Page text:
In the News
Judges and civil liberties - the Clapham Common case
The decision by a High Court Judge not to intervene in the dispute between protestors and the Met
The fact that a high court judge withdrew from making a decision over the right of protestors to gather in South London recently raised questions about the role of the judiciary and civil liberties.
As a reminder of the role of the courts, here is a refresher...
How effective are judges in protecting civil liberties?
The following evidence suggests the judiciary is effective in protecting civil liberties
· Through the power of judicial review judges can declare actions by public officials/bodies ‘ultra vires’ and have been unafraid to use these powers: during Major’s government the courts found against Howard as Home Secretary ten times on a range of issues, with the most high profile case involving overturning his decision to impose a minimum sentence on the killers of James Bulger.
· Since the introduction of the Human Rights Act (1998) judges have had the power to review cases in light of the European Convention on Human Rights. Judges have used the new powers to provide citizens extra protection against civil rights abuses, in 2004, in what is probably the most high-profile rights case ever the Law Lords ruled 8-1 against the government’s indefinite detention of terrorist suspects in Belmarsh and Broadmoor prisons.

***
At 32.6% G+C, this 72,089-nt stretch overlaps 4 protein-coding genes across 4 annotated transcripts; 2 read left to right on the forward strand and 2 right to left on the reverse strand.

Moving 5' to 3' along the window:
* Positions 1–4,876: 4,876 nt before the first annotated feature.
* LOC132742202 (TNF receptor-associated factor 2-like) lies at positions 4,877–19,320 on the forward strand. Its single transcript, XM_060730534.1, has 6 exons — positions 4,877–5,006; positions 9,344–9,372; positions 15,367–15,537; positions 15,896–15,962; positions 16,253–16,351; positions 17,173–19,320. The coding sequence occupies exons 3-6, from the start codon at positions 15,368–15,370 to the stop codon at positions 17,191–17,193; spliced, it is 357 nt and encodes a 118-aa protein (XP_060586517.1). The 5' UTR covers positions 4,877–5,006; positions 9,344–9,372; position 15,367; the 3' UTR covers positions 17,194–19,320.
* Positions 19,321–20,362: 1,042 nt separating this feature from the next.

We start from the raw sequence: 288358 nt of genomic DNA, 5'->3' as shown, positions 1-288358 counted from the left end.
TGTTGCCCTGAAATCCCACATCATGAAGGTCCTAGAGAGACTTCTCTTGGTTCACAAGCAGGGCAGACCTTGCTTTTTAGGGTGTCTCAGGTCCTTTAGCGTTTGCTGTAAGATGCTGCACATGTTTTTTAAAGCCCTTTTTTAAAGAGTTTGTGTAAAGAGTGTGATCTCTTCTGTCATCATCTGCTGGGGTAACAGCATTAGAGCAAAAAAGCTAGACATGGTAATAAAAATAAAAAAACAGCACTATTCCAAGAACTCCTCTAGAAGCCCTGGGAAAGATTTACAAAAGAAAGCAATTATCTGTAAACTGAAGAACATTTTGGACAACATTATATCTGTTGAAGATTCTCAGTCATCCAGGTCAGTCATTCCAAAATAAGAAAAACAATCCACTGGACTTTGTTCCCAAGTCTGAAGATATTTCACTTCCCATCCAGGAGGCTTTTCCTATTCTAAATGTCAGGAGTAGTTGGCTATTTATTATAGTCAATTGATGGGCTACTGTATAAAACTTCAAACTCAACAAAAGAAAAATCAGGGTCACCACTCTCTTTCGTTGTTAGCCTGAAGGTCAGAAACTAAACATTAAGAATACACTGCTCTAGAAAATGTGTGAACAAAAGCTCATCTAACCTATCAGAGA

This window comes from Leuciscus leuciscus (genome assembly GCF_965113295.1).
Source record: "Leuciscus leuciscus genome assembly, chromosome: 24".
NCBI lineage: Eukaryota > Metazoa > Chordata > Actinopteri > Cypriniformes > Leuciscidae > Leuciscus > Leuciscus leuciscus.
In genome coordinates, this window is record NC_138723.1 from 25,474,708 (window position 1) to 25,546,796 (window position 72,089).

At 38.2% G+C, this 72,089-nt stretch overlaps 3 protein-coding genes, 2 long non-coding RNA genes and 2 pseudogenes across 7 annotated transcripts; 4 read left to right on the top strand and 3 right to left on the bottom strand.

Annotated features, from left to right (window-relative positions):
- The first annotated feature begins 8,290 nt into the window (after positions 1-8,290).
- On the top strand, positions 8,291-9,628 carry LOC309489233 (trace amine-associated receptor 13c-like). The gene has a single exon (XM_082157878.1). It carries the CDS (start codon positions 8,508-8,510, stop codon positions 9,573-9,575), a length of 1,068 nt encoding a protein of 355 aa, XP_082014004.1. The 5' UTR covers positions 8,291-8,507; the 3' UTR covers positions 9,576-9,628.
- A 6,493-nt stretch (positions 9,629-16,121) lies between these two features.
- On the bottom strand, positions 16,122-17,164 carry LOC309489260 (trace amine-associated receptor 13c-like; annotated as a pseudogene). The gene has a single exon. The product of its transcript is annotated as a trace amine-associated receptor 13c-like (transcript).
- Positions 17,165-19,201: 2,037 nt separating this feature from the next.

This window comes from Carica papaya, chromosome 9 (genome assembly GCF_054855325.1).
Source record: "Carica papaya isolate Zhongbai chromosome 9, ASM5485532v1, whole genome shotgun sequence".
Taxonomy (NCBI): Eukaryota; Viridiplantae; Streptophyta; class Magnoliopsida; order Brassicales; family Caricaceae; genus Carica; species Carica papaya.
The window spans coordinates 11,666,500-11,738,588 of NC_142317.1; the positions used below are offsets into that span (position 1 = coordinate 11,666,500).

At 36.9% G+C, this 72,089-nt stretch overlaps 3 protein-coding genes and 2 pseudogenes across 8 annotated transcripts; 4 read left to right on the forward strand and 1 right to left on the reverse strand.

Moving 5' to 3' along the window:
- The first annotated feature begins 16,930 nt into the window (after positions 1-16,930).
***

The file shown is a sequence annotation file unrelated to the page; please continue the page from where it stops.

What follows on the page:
· Judges are sufficiently independent from the executive to make decisions via judicial review even when the government may not like the outcome. In the summer of 2006, Tony Blair was sufficiently outraged by a High Court decision which allowed Afghan hijackers temporary leave to remain in Britain as ‘barmy’, David Cameron raised serious concerns about the right of Abu Qatada to avoid deportation.
· The kind of bias identified by Griffith over 30 years ago may be slowly unravelling. The fact that judges are almost a homogenous bloc of white, middle class males may not in fact affect their neutrality as shown recently by a couple of landmark divorce rulings in the early 00s.
· The appeals procedure has ensured that the right to a fair trial is upheld: in 2002 Stephen Downing was released after his conviction was declared unsafe – 27 years after his original conviction (thought to be the longest miscarriage of justice in British history).
· Judges can also act as a pressure group via their comments (sometimes off the record) to the media, in the House of Lords, or when summing up cases, e.g. in 2004 Lord Hoffman declared during the Belmarsh trial that the Labour government’s anti-terrorism laws were a greater threat to liberty than terrorism itself.
· The impact of the new Supreme Court, whilst still very much in its infancy, can be addressed here. A number cases have received a lot of media coverage since judges crossed Parliament Square to their new home at Middlesex Guildhall, including:
The following evidence suggests the judiciary is not effective in protecting civil liberties
· A.V. Dicey argued that alongside the sovereignty of Parliament one of the twin pillars of liberty was an independent judiciary. Whether the latter exists has been called into question. The judiciary is much more likely to rule in favour of the government as against.